If you intend to use all modern methods, including fertilizers and pest control items that you need to wear a space suit to put down, and GMO crops and stock that are scarier than a Stephen King book, then what I am about to talk about really is not for you.
What we all seem to be looking for, and what this blog is about is doing it the old way: farming and living in a way that has kept us healthy and sane for hundreds of years. This would indicate that we would need information about how to live and farm like our ancestors did.
Of course, the internet can provide you with much of what you need to know for free. We do not ignore that resource, but there is a real possibility that we may end up not just wanting to do it “old school”, but having to do things that way because the “new school” has let class out. It is not that farfetched that the day might come when the internet and all the modern methods go away. In such a case, you would need your information in book form.
There are many sources for this information, and we have begun to accumulate a fairly credible library. This includes everything from military Field Manuals about survival, through herbal medicines, to how to build a chicken coop. Perhaps it is the bias of a born and raised Smokey Mountain hillbilly, but my acquisition for the library was a set of the Fox Fire books.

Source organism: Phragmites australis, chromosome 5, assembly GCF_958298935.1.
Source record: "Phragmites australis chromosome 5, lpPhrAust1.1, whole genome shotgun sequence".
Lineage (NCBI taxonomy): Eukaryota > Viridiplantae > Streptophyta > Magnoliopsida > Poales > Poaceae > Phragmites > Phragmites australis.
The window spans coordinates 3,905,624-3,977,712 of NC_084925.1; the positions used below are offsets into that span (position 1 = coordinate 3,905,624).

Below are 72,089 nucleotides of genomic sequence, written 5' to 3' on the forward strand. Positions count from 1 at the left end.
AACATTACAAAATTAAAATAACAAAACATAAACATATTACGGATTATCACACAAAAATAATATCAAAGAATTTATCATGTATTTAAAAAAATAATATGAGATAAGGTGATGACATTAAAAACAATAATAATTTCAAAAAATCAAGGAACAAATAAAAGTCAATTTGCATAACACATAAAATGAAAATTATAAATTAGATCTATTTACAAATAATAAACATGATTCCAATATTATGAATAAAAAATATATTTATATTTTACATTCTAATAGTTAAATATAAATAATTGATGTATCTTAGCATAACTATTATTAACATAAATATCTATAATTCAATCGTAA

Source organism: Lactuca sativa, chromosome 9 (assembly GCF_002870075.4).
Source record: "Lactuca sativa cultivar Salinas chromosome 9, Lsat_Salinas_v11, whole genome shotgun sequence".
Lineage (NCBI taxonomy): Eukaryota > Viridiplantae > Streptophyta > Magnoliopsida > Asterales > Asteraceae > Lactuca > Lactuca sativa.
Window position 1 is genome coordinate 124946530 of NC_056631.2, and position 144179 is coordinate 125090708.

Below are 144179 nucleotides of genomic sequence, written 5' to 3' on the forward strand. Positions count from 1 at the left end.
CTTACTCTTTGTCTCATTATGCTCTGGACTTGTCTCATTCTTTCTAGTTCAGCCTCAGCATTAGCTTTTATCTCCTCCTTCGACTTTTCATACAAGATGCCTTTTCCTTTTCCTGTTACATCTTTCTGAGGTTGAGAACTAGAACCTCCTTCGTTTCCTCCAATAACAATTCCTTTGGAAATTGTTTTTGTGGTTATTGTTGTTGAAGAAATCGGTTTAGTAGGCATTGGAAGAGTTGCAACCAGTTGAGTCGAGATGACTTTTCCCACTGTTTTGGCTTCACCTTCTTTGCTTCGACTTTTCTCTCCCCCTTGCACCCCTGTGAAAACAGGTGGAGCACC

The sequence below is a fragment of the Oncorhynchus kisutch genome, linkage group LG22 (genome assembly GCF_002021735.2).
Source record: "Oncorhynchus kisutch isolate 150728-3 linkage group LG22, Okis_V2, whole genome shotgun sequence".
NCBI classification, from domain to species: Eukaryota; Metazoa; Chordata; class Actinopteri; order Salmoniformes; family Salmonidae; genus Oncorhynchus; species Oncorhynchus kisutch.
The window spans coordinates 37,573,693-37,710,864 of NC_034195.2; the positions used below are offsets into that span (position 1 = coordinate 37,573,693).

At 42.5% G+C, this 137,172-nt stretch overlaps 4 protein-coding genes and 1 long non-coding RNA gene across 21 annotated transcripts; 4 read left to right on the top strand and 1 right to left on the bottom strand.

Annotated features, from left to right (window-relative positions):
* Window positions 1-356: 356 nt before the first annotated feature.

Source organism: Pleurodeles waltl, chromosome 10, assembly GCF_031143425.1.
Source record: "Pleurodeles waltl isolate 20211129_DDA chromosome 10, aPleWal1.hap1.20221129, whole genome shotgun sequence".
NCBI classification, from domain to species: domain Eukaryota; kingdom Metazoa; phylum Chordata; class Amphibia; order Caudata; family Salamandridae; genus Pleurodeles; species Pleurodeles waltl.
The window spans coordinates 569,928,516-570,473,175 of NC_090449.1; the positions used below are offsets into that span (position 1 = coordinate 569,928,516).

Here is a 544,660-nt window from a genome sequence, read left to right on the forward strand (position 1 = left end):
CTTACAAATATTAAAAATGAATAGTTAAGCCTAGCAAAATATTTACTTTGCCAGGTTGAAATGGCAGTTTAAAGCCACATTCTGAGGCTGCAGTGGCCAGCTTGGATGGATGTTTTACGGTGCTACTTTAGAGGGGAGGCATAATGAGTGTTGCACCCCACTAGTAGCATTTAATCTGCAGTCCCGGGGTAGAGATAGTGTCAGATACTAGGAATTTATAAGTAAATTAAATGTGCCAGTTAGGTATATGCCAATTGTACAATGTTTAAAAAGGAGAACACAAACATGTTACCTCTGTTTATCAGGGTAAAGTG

The Fox Fire series started as a school project in a northwestern Georgia High School, designed to preserve some of the stories, recollections and skills of the Appalachian ancestors of the young people involved. Since then it has grown into a cottage industry.
As I stated, we have already acquired a number of other books on self-sufficient living, but were I limited to only a baker’s dozen, it would be FM 21-76: The Army Survival Manual and the Fox Fire Books.
The survival manual speaks for itself. As for the Foxfire series, would you need to know how to build a cabin, build a buckboard type wagon, weave baskets from various materials, make a quilt, make barrels and make a water-powered sawmill? Would you like to know how to make a banjo out of a cigar box or a gourd? Do you enjoy a good ghost story? That is a sample of the things found in the Fox Fire books. Basic plain living, for simple people is the theme of the books; how it was done and how it can be done again. You can find a full set of the Fox Fire books here.
I got my set of the books as a birthday present from Connie but they arrived piecemeal. The Fox Fire volumes are available both new and used individually through Amazon.com or you can buy them as a set new from the internet address above. A new set runs 216.00 plus shipping. Used copies are considerably cheaper, and the kinds of folks that these books are written about would be proud of you for saving the money.
You buy books that tell you how to live off the grid so you can do what you want to now, and maybe what you have to in the worst case scenario. Fox Fire is a great asset with that, but it is also a wonderful source of wisdom, wit and creativity when you just might need all of those things most.